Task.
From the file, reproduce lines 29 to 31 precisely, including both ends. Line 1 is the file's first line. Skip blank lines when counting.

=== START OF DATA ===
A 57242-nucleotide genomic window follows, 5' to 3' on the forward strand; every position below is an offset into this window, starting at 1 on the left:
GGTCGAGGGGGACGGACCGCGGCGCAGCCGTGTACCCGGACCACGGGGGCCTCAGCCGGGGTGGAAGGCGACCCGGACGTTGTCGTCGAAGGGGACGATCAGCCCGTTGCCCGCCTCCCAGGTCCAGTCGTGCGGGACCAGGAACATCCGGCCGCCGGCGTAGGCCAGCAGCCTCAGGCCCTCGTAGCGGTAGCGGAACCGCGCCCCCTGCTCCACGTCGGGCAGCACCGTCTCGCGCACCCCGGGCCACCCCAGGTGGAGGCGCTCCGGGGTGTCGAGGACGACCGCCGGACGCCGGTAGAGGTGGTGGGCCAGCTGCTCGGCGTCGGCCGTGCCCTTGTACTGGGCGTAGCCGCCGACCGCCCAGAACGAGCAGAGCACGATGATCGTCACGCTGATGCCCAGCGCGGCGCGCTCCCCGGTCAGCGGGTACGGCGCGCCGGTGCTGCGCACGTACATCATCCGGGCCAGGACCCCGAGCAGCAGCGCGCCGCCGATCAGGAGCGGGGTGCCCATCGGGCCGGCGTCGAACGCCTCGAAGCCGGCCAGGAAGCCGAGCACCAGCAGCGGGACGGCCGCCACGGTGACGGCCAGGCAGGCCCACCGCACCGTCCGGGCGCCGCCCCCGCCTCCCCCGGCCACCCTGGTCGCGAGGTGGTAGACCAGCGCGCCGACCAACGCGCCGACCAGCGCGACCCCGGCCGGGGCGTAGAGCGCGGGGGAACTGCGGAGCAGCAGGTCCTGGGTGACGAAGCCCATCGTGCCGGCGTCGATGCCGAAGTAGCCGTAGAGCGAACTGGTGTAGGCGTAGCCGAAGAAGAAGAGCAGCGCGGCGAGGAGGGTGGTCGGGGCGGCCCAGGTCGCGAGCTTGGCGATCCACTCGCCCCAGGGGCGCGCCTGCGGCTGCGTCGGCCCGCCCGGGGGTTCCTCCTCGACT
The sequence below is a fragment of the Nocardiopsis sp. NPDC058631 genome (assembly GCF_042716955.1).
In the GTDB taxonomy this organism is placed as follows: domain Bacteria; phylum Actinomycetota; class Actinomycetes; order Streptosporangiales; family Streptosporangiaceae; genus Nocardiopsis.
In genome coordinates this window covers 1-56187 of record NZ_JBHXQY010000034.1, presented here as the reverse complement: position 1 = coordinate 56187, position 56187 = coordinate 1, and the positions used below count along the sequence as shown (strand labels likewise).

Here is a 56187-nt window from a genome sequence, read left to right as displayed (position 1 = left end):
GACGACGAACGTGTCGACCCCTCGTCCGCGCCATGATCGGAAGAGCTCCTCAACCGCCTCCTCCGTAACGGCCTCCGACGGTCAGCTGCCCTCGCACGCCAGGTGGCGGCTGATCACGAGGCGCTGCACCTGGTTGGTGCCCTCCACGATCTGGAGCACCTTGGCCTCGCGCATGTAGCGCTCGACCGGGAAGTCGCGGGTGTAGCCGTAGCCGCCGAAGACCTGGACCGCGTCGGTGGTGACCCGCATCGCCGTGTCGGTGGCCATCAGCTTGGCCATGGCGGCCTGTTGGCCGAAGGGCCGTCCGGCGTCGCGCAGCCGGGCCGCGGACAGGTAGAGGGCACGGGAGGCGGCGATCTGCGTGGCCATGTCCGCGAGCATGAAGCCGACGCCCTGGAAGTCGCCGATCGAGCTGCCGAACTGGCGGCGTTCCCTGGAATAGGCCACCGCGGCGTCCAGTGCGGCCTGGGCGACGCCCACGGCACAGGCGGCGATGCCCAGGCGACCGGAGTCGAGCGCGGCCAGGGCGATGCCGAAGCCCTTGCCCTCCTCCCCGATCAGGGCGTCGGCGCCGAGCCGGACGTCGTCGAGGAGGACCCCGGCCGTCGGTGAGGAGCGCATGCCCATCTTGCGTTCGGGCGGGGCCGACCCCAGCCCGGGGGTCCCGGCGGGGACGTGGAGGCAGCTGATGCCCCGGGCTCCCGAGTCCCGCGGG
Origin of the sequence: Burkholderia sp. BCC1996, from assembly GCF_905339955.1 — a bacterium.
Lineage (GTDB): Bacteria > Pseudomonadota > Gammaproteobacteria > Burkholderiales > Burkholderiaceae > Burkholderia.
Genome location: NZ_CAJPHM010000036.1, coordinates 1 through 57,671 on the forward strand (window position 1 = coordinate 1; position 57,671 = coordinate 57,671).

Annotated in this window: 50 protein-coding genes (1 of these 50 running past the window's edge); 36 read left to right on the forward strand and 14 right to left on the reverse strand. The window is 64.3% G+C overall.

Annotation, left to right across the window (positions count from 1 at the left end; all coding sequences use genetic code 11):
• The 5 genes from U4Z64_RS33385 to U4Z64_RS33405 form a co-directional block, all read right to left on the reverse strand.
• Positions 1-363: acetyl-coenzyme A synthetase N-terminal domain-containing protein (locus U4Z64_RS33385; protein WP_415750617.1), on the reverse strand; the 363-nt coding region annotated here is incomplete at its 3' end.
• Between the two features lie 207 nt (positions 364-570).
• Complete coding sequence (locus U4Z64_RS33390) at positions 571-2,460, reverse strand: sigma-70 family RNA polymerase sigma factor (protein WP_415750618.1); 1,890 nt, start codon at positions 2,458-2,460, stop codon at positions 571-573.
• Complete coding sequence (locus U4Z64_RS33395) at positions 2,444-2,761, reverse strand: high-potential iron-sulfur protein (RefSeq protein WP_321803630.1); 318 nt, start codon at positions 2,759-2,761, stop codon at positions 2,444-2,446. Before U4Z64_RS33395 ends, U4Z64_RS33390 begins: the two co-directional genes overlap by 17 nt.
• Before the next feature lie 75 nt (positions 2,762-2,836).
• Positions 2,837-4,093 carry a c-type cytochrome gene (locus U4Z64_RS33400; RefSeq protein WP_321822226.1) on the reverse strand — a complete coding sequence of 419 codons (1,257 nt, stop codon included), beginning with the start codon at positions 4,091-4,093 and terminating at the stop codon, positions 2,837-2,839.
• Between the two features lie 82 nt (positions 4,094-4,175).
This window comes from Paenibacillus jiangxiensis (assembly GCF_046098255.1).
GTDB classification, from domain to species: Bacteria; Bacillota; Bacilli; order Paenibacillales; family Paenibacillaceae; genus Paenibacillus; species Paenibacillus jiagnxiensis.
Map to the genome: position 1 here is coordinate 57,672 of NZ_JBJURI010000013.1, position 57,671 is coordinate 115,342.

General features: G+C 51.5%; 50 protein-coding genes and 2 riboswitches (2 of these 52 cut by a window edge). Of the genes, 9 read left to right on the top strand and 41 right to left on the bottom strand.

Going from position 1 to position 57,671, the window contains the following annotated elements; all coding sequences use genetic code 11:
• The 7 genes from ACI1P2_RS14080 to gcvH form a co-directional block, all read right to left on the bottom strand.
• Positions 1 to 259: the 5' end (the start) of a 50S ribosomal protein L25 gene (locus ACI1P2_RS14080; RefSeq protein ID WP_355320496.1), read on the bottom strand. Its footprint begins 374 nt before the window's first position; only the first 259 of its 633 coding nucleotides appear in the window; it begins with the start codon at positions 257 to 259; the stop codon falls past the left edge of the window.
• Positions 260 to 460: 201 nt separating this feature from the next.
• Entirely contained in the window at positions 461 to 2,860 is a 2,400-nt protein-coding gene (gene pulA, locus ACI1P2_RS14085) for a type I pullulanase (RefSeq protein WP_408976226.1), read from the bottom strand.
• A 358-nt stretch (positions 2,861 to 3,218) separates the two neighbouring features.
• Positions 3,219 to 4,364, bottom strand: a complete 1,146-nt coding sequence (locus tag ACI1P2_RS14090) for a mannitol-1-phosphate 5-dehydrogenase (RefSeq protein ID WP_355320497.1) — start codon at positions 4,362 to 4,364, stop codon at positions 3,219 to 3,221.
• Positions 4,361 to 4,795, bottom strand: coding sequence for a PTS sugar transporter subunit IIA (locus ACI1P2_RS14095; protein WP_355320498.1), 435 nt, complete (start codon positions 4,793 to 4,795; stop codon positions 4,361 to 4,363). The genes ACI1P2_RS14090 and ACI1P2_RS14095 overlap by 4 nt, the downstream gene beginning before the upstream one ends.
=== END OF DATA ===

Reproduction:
• Entirely contained in the window at positions 461 to 2,860 is a 2,400-nt protein-coding gene (gene pulA, locus ACI1P2_RS14085) for a type I pullulanase (RefSeq protein WP_408976226.1), read from the bottom strand.
• A 358-nt stretch (positions 2,861 to 3,218) separates the two neighbouring features.
• Positions 3,219 to 4,364, bottom strand: a complete 1,146-nt coding sequence (locus tag ACI1P2_RS14090) for a mannitol-1-phosphate 5-dehydrogenase (RefSeq protein ID WP_355320497.1) — start codon at positions 4,362 to 4,364, stop codon at positions 3,219 to 3,221.